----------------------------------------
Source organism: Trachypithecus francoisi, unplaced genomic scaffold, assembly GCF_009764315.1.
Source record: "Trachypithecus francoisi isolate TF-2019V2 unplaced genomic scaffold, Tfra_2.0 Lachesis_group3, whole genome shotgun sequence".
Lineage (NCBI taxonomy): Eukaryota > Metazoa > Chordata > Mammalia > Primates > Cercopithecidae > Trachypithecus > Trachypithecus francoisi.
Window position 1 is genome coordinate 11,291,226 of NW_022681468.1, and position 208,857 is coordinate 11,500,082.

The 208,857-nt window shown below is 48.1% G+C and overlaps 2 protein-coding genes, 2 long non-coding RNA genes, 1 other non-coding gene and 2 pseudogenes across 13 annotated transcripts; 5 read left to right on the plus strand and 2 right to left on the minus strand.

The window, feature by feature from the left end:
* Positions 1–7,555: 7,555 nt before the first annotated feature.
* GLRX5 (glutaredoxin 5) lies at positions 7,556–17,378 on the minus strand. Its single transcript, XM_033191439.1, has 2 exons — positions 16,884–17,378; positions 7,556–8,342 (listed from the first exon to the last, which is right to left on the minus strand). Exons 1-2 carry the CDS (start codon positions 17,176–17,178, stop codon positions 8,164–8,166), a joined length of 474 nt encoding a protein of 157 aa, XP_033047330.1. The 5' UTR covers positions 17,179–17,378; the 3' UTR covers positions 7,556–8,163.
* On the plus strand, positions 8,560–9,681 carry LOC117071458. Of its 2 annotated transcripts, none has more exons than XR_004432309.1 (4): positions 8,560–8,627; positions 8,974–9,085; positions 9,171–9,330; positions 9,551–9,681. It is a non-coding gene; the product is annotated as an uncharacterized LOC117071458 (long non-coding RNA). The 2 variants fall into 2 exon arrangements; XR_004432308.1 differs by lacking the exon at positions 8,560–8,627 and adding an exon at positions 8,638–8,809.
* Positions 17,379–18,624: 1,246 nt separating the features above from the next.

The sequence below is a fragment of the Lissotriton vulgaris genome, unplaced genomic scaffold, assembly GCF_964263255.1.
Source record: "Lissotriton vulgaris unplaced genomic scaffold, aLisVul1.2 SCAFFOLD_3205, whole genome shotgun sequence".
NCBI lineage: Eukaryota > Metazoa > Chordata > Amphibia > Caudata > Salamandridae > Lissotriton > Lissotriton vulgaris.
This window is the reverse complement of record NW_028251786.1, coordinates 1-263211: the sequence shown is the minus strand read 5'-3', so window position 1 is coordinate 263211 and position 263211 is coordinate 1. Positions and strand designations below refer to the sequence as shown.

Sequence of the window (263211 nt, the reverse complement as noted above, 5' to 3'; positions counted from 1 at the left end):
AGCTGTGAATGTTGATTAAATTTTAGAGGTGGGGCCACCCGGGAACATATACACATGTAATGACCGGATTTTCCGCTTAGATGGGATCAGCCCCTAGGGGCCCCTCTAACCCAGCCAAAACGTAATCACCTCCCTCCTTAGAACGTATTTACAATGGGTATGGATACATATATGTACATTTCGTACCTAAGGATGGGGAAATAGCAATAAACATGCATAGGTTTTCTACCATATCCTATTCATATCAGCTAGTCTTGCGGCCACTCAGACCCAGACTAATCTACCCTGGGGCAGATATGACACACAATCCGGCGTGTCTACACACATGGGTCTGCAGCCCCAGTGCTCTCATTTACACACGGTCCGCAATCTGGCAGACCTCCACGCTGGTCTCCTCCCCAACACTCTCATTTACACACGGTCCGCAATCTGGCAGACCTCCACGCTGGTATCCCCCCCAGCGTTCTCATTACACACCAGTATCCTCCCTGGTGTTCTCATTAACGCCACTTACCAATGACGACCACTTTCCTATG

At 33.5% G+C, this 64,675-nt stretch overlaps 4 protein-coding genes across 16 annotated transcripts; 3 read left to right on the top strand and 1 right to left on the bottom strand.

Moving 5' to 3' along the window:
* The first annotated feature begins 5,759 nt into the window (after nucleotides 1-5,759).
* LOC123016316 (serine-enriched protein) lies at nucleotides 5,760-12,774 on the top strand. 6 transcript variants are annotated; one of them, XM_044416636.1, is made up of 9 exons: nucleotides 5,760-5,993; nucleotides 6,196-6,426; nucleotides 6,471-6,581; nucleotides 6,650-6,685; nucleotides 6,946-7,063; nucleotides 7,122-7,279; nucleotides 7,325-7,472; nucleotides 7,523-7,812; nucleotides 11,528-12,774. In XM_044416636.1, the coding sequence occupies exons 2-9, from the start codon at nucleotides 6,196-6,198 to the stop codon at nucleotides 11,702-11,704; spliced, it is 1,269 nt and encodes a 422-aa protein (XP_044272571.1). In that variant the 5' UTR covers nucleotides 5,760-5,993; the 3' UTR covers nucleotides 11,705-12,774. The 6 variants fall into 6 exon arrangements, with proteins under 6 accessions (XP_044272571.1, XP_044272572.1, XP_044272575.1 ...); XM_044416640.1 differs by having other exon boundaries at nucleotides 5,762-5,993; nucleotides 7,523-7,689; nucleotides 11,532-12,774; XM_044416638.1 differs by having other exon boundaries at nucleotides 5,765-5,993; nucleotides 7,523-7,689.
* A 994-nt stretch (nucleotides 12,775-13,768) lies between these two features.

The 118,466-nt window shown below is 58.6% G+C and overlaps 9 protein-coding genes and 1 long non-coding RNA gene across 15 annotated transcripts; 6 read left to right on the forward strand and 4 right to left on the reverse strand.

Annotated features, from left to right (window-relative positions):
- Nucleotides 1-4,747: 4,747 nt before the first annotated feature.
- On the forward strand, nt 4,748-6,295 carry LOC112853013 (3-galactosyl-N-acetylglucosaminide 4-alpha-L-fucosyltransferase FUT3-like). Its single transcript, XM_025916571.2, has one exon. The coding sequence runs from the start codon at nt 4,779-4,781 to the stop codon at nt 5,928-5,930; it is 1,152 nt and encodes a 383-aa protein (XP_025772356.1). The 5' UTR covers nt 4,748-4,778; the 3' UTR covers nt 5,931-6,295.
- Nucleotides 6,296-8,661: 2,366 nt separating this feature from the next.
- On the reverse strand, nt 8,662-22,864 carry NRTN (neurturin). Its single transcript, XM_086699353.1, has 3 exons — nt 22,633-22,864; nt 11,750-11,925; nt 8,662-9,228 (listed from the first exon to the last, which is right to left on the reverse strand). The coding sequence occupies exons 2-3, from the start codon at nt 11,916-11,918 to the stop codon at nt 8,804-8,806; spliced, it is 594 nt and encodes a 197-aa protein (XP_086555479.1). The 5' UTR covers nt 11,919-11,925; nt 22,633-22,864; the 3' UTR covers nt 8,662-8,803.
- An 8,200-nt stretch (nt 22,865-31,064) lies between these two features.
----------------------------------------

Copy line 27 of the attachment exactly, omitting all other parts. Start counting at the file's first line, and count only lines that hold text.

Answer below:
- On the reverse strand, nt 8,662-22,864 carry NRTN (neurturin). Its single transcript, XM_086699353.1, has 3 exons — nt 22,633-22,864; nt 11,750-11,925; nt 8,662-9,228 (listed from the first exon to the last, which is right to left on the reverse strand). The coding sequence occupies exons 2-3, from the start codon at nt 11,916-11,918 to the stop codon at nt 8,804-8,806; spliced, it is 594 nt and encodes a 197-aa protein (XP_086555479.1). The 5' UTR covers nt 11,919-11,925; nt 22,633-22,864; the 3' UTR covers nt 8,662-8,803.